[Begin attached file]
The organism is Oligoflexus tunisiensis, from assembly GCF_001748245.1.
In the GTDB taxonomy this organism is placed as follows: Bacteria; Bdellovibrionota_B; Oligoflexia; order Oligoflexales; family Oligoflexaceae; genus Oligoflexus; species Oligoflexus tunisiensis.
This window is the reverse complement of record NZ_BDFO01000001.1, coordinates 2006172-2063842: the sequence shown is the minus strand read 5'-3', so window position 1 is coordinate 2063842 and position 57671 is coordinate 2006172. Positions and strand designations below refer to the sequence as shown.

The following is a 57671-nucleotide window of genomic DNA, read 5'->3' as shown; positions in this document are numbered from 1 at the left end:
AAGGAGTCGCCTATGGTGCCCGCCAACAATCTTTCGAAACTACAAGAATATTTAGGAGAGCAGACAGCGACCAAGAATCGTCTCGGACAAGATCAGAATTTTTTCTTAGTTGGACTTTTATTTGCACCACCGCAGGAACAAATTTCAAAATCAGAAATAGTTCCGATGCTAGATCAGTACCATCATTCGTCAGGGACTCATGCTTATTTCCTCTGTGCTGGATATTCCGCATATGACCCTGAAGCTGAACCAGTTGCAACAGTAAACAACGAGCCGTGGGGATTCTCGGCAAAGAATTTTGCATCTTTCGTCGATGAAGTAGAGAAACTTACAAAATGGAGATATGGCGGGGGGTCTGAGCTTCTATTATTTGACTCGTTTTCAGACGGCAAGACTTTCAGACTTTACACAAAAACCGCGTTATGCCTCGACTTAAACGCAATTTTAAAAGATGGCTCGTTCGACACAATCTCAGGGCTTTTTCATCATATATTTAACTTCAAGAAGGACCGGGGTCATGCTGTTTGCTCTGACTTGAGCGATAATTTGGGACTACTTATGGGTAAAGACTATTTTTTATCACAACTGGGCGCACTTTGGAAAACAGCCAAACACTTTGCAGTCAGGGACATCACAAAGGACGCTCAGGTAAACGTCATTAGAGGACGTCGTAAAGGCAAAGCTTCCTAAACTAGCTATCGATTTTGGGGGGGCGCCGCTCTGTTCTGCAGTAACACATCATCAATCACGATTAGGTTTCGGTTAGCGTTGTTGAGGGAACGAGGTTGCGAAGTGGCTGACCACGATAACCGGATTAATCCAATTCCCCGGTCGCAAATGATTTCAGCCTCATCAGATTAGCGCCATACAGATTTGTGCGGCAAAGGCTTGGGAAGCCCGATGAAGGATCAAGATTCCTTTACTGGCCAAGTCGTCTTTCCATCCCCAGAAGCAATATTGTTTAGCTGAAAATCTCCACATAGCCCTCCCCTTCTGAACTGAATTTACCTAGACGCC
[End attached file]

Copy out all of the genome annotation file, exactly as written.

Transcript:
The organism is Oligoflexus tunisiensis, from assembly GCF_001748245.1.
In the GTDB taxonomy this organism is placed as follows: Bacteria; Bdellovibrionota_B; Oligoflexia; order Oligoflexales; family Oligoflexaceae; genus Oligoflexus; species Oligoflexus tunisiensis.
This window is the reverse complement of record NZ_BDFO01000001.1, coordinates 2006172-2063842: the sequence shown is the minus strand read 5'-3', so window position 1 is coordinate 2063842 and position 57671 is coordinate 2006172. Positions and strand designations below refer to the sequence as shown.

The following is a 57671-nucleotide window of genomic DNA, read 5'->3' as shown; positions in this document are numbered from 1 at the left end:
AAGGAGTCGCCTATGGTGCCCGCCAACAATCTTTCGAAACTACAAGAATATTTAGGAGAGCAGACAGCGACCAAGAATCGTCTCGGACAAGATCAGAATTTTTTCTTAGTTGGACTTTTATTTGCACCACCGCAGGAACAAATTTCAAAATCAGAAATAGTTCCGATGCTAGATCAGTACCATCATTCGTCAGGGACTCATGCTTATTTCCTCTGTGCTGGATATTCCGCATATGACCCTGAAGCTGAACCAGTTGCAACAGTAAACAACGAGCCGTGGGGATTCTCGGCAAAGAATTTTGCATCTTTCGTCGATGAAGTAGAGAAACTTACAAAATGGAGATATGGCGGGGGGTCTGAGCTTCTATTATTTGACTCGTTTTCAGACGGCAAGACTTTCAGACTTTACACAAAAACCGCGTTATGCCTCGACTTAAACGCAATTTTAAAAGATGGCTCGTTCGACACAATCTCAGGGCTTTTTCATCATATATTTAACTTCAAGAAGGACCGGGGTCATGCTGTTTGCTCTGACTTGAGCGATAATTTGGGACTACTTATGGGTAAAGACTATTTTTTATCACAACTGGGCGCACTTTGGAAAACAGCCAAACACTTTGCAGTCAGGGACATCACAAAGGACGCTCAGGTAAACGTCATTAGAGGACGTCGTAAAGGCAAAGCTTCCTAAACTAGCTATCGATTTTGGGGGGGCGCCGCTCTGTTCTGCAGTAACACATCATCAATCACGATTAGGTTTCGGTTAGCGTTGTTGAGGGAACGAGGTTGCGAAGTGGCTGACCACGATAACCGGATTAATCCAATTCCCCGGTCGCAAATGATTTCAGCCTCATCAGATTAGCGCCATACAGATTTGTGCGGCAAAGGCTTGGGAAGCCCGATGAAGGATCAAGATTCCTTTACTGGCCAAGTCGTCTTTCCATCCCCAGAAGCAATATTGTTTAGCTGAAAATCTCCACATAGCCCTCCCCTTCTGAACTGAATTTACCTAGACGCC